HuffPost | Top 3 Ways to Give With Other Moms in Mind

Circle of Health International Brochure

My column on HuffPost is the written counterpart to my weekly BBM Global Network and TuneIn radio show (Wednesdays 1pm), with which it shares a title, MD for Moms.

This article was originally published on HuffPost on 12/16/2015.

The holidays are upon us, and with that in mind, I wanted to share a few of my favorite charities that support moms during this gift giving season.

While we all want to give, it can also be hard to find extra money around the holidays. However, any amount helps, and there are ways to donate beyond just giving money. Let others know about organizations you feel strongly about, post on social media, retweet and share articles (like this one) that highlight charitable groups to help broaden their visibility.

While there are countless organizations out there that support various causes, these organizations are close to my heart and need your help.


  1. Circle of Health International


Circle of Health International is a nonprofit working with female refugees who are pregnant or who have young children. This amazing aid group has been working tirelessly within crisis zones all over the world since 2004. They provide medical supplies and equipment, training and midwifery care, and nutritional support for pregnant women and babies, among other things. They have even built birthing centers! This organization is simply amazing. Please watch this video on how and why they work and visit their website to learn more about this inspirational organization.


  1. National Diaper Bank Network

Consider how many diapers you used in the first month of your baby’s life. What about the first week or even the first day? Now imagine that you had to ration diapers and did not know if you would be able to find another clean diaper to use after the current one was soiled? The anxiety would be overwhelming. Having a clean, dry diaper is a fundamental need for a baby, so being able to provide one when needed is a fundamental requirement for a parent. Not surprisingly, there is a significant association between diaper need and postpartum depression and anxiety.

The National Diaper Bank Network works with over 240 local diaper banks around the country to help ensure that no parent has to worry about not having enough diapers for their child. You can donate to your local diaper bank or directly to the NDBN in the form of either money or diapers.


  1. Postpartum Support International

Postpartum Support International is a nonprofit dedicated to increasing awareness of and providing support and education regarding mental health issues surrounding pregnancy and the postpartum period. PSI works tirelessly through volunteer coordinators in every state and around the world to connect women suffering from pregnancy-related mental illness with appropriate providers in their area. They also provide online support groups, weekly chat groups for moms and dads, and a warmline. PSI holds professional training sessions throughout the country, a yearly conference, and educational campaigns in multiple languages to help improve understanding of the symptoms, potential impact and the importance of treating perinatal mental illnesses. I am a proud PSI executive board member and believe strongly in the work PSI does for women suffering from perinatal mental illness and their families.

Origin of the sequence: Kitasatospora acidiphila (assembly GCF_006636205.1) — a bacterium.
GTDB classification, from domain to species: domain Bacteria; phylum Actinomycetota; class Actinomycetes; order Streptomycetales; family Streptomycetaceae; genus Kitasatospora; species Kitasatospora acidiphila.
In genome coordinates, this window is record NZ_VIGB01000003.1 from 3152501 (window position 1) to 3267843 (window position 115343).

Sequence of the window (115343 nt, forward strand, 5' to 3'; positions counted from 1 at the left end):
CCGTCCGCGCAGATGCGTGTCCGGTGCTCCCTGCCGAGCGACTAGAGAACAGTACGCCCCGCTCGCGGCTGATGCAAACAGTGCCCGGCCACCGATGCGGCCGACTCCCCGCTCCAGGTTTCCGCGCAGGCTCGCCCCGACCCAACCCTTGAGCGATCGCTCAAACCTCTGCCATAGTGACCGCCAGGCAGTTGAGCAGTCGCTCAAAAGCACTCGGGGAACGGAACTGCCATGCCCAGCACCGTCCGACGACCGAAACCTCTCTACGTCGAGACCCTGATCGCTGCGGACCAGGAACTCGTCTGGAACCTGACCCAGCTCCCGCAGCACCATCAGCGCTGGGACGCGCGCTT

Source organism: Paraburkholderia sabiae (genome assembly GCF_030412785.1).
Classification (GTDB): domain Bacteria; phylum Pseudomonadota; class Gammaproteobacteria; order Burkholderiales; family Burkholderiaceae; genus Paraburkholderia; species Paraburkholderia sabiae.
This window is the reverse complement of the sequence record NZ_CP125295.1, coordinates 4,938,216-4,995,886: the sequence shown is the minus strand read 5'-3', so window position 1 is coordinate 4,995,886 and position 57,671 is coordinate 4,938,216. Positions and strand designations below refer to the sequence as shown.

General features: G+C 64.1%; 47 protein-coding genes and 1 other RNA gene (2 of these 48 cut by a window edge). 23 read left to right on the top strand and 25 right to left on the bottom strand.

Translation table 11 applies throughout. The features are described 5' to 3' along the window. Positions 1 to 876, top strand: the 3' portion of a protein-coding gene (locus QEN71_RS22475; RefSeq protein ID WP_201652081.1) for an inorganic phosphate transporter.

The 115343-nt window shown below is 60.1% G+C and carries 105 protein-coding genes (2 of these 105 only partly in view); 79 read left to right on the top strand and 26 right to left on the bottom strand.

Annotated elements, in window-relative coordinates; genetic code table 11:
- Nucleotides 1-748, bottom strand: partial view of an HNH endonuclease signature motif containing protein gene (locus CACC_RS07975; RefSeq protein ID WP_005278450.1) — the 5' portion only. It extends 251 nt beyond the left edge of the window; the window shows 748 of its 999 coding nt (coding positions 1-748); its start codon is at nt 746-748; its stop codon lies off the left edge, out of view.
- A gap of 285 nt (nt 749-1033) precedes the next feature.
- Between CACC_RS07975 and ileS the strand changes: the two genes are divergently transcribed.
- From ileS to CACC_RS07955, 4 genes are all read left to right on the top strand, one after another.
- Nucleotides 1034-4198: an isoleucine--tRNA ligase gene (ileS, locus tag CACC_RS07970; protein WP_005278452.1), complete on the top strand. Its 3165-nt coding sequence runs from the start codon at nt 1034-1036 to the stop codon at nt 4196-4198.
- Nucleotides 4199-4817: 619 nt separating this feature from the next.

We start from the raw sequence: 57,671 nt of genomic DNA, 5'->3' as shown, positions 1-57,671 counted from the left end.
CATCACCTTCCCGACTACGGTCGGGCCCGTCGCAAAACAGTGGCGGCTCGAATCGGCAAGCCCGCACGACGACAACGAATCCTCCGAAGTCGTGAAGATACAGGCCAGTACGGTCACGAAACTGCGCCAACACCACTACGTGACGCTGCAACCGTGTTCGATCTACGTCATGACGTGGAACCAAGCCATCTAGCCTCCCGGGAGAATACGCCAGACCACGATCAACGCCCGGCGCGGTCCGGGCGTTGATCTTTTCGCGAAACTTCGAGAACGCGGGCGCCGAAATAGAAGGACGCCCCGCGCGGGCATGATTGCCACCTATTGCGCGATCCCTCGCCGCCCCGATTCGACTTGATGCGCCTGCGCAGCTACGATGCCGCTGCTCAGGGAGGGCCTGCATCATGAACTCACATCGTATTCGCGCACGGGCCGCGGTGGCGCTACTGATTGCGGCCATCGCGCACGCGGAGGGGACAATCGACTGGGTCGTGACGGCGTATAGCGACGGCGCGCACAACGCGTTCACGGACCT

A last note on giving:

Every year in early December, my kids set aside toys and clothes that are still in great condition that they think other kids would also enjoy. I don’t ask my children to give away their favorite toys but instead to share things with others less fortunate. They enjoy this tradition and now do it on their own spontaneously throughout the year without my prompting. They have learned through this ritual that giving is as great a gift as receiving. I encourage you to find opportunities to teach your children about the importance of generosity in whatever way feels best for you and your family. I have been humbled by my children’s response, and I hope you experience the same.

To find a local non-profit accepting gently used toys and clothing, please visit the Cricket’s Circle, where they cover this topic in their article, ‘Hoarders: Baby Edition, a city-by-city guide to donating outgrown clothes and gear,’ or give to a nearby women’s shelter.


This post can also be found on my HuffPost Parents Blog, MD for Moms

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